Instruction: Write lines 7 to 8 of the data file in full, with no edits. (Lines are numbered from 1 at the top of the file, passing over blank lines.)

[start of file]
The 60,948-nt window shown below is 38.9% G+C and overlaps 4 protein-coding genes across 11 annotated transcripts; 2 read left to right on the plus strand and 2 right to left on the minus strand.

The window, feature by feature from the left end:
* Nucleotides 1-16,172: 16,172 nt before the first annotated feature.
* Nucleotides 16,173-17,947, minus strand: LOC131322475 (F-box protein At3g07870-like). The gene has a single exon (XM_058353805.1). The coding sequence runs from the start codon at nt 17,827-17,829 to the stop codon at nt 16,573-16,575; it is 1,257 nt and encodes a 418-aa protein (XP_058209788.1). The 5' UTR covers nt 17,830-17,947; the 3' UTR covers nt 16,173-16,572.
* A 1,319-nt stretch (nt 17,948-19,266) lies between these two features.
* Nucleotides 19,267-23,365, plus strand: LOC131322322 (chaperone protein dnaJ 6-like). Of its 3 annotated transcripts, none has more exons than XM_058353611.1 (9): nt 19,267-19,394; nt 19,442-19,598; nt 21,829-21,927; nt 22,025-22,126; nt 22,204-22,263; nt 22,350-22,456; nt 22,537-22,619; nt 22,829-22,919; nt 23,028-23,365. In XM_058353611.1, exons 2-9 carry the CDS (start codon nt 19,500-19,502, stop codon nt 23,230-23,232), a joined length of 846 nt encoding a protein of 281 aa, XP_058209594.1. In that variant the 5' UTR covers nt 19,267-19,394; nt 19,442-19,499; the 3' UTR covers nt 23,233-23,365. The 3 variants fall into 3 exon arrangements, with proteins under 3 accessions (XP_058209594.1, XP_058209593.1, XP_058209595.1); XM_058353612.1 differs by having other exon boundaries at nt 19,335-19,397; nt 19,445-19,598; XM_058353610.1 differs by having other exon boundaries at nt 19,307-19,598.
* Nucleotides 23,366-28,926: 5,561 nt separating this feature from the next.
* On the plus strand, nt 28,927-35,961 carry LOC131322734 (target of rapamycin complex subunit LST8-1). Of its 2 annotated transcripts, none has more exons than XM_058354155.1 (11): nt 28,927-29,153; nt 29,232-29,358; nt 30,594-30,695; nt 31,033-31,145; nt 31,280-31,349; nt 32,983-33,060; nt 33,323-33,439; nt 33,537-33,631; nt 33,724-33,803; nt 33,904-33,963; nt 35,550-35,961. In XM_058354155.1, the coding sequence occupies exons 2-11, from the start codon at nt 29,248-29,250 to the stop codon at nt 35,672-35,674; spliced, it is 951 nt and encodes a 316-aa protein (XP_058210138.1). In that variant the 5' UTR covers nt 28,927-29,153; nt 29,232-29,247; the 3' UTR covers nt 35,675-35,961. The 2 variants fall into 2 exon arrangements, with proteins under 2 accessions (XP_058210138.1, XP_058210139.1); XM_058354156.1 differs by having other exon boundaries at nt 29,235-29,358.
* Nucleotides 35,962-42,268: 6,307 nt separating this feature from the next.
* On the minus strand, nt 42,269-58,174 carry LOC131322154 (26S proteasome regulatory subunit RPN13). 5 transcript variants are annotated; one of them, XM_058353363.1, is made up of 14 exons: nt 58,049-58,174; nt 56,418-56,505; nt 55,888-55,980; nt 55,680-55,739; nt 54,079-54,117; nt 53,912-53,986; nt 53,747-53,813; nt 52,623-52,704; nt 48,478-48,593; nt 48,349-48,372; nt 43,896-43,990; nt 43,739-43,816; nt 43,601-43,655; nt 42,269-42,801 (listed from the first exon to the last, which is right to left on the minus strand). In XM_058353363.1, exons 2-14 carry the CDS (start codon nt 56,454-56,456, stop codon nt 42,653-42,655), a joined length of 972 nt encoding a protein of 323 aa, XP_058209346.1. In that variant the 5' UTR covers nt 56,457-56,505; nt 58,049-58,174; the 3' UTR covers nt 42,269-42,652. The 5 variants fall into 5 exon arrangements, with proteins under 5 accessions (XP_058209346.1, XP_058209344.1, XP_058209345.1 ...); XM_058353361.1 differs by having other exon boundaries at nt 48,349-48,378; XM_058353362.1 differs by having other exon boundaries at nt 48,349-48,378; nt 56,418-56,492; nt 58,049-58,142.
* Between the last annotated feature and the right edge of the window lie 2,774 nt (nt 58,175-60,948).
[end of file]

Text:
* Nucleotides 23,366-28,926: 5,561 nt separating this feature from the next.
* On the plus strand, nt 28,927-35,961 carry LOC131322734 (target of rapamycin complex subunit LST8-1). Of its 2 annotated transcripts, none has more exons than XM_058354155.1 (11): nt 28,927-29,153; nt 29,232-29,358; nt 30,594-30,695; nt 31,033-31,145; nt 31,280-31,349; nt 32,983-33,060; nt 33,323-33,439; nt 33,537-33,631; nt 33,724-33,803; nt 33,904-33,963; nt 35,550-35,961. In XM_058354155.1, the coding sequence occupies exons 2-11, from the start codon at nt 29,248-29,250 to the stop codon at nt 35,672-35,674; spliced, it is 951 nt and encodes a 316-aa protein (XP_058210138.1). In that variant the 5' UTR covers nt 28,927-29,153; nt 29,232-29,247; the 3' UTR covers nt 35,675-35,961. The 2 variants fall into 2 exon arrangements, with proteins under 2 accessions (XP_058210138.1, XP_058210139.1); XM_058354156.1 differs by having other exon boundaries at nt 29,235-29,358.